New Zealanders work longer hours but have low productivity levels when compared with other workers in other developed nations. According to report from the Productivity Commission, the output of New Zealand workers is a fifth less than their counterparts in other countries.
The Productivity Commission has also cited that New Zealand's productivity levels might not improve as it found little evidence of positive change.
Based on the report, 15 per cent of New Zealanders put in more time for work than other members of the Organisation for Economic Cooperation and Development. Kiwis produce 20 per cent less output for every hour of work.
The Productivity Commission's report has suggested that theoretically, low-productive economies usually catch up to countries on the forefront as the latest technologies, ideas and capital flow across countries. However, the commission said this has not been the case for New Zealand.
The commission said that at the aggregate level, the productivity performance of Kiwis did not show any sign of catching up with other economies in the forefront for many years. The report also said that since the 1980s, labour productivity in New Zealand remains to be one of the lowest in the world.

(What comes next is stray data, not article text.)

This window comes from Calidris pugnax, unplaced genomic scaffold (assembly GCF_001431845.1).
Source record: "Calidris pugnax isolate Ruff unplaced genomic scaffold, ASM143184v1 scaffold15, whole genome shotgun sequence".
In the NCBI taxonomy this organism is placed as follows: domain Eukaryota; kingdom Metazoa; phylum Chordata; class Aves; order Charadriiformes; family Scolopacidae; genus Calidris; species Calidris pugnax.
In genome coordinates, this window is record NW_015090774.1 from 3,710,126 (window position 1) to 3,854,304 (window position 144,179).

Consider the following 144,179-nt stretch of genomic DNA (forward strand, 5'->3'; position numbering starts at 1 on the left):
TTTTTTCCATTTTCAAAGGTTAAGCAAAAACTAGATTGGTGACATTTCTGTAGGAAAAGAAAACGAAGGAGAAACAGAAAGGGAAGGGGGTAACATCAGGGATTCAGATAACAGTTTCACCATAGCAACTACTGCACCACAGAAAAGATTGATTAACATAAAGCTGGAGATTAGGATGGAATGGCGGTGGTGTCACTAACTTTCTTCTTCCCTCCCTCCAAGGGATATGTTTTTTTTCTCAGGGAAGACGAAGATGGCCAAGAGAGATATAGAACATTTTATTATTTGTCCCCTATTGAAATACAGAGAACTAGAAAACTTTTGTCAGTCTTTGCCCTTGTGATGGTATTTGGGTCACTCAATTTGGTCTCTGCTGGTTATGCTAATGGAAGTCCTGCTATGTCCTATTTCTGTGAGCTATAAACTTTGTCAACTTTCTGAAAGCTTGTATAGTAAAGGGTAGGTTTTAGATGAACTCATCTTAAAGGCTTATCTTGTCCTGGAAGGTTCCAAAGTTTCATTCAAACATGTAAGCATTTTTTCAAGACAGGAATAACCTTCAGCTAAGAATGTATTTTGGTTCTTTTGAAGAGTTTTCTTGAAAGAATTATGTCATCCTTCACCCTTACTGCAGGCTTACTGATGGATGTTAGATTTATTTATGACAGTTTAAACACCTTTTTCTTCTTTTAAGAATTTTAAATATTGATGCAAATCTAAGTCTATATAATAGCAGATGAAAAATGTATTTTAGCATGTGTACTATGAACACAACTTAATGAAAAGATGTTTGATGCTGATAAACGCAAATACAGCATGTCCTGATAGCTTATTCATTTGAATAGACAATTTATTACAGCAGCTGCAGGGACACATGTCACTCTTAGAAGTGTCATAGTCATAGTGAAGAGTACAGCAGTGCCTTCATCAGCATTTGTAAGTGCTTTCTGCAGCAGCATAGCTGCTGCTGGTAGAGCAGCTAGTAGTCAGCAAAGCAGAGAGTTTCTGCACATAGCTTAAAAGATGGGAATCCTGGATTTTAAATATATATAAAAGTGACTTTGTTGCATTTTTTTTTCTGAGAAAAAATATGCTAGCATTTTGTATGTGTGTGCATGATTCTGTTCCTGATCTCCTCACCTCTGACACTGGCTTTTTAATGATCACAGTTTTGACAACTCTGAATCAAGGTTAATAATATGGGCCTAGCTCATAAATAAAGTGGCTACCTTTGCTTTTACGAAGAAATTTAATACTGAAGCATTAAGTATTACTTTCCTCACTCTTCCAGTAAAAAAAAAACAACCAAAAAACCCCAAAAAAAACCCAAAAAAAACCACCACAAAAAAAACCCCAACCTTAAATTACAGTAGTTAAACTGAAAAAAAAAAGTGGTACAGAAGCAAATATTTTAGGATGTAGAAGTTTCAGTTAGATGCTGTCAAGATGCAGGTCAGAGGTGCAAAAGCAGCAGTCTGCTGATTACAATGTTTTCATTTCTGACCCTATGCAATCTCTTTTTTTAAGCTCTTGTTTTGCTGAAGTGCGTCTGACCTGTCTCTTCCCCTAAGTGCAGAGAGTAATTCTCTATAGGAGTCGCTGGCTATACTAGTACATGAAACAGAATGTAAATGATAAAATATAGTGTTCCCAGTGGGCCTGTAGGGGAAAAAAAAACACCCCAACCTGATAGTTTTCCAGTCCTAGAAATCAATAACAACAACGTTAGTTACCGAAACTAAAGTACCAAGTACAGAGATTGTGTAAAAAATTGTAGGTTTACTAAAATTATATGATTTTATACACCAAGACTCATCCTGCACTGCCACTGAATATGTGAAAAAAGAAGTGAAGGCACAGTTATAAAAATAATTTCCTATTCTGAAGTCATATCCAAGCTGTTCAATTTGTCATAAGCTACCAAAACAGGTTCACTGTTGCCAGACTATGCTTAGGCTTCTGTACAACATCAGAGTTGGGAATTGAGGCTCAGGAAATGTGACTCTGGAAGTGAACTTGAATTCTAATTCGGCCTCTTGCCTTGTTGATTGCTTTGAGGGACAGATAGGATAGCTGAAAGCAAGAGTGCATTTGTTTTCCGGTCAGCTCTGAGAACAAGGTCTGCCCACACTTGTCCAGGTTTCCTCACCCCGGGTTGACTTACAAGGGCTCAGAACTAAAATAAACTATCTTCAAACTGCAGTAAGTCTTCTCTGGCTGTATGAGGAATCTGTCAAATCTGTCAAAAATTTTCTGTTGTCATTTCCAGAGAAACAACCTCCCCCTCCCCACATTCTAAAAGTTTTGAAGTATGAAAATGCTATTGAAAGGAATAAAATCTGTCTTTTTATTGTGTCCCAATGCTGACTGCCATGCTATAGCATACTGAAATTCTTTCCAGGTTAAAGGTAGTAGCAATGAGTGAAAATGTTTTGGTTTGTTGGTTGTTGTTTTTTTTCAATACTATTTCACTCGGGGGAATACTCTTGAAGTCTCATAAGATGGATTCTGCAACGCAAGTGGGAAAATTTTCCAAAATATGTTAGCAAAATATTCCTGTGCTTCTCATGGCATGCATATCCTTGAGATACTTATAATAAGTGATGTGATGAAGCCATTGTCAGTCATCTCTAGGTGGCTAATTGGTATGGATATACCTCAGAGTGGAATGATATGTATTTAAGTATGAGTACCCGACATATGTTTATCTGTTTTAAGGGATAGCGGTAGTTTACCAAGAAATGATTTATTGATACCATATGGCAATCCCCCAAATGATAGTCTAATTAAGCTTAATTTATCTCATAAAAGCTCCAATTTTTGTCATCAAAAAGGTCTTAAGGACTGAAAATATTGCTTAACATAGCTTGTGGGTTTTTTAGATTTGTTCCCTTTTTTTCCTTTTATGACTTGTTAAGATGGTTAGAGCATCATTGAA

The Productivity Commission report did not contain any recommendations about how to increase New Zealand's productivity, but it was meant to "set the backdrop" for what the commission needs to do. The Productivity Commission aims to address the causes that affect Kiwi work performance.
Data from the 1990s showed that New Zealand's labour productivity growth accounts for half of the country's average income growth. Growth in labour productivity will have to be increased from now on based on the natural limit of the Kiwi population's labour participation.
As the New Zealand population ages, increasing average incomes when raising labour productivity becomes a daunting task, according to the report of the Productivity Commission.
The growing gap in labour productivity is the main reason behind the huge difference between the GDP per capita of Australia and New Zealand.
The report also said that out of 10 industries reflecting New Zealand's productivity levels, only three had caught up with Australia or narrowed the gap. These industries that showed signs of improvement were manufacturing, information media and telecommunication.
The low productivity levels raise some serious concerns of foreign companies looking at New Zealand to offshore their services.
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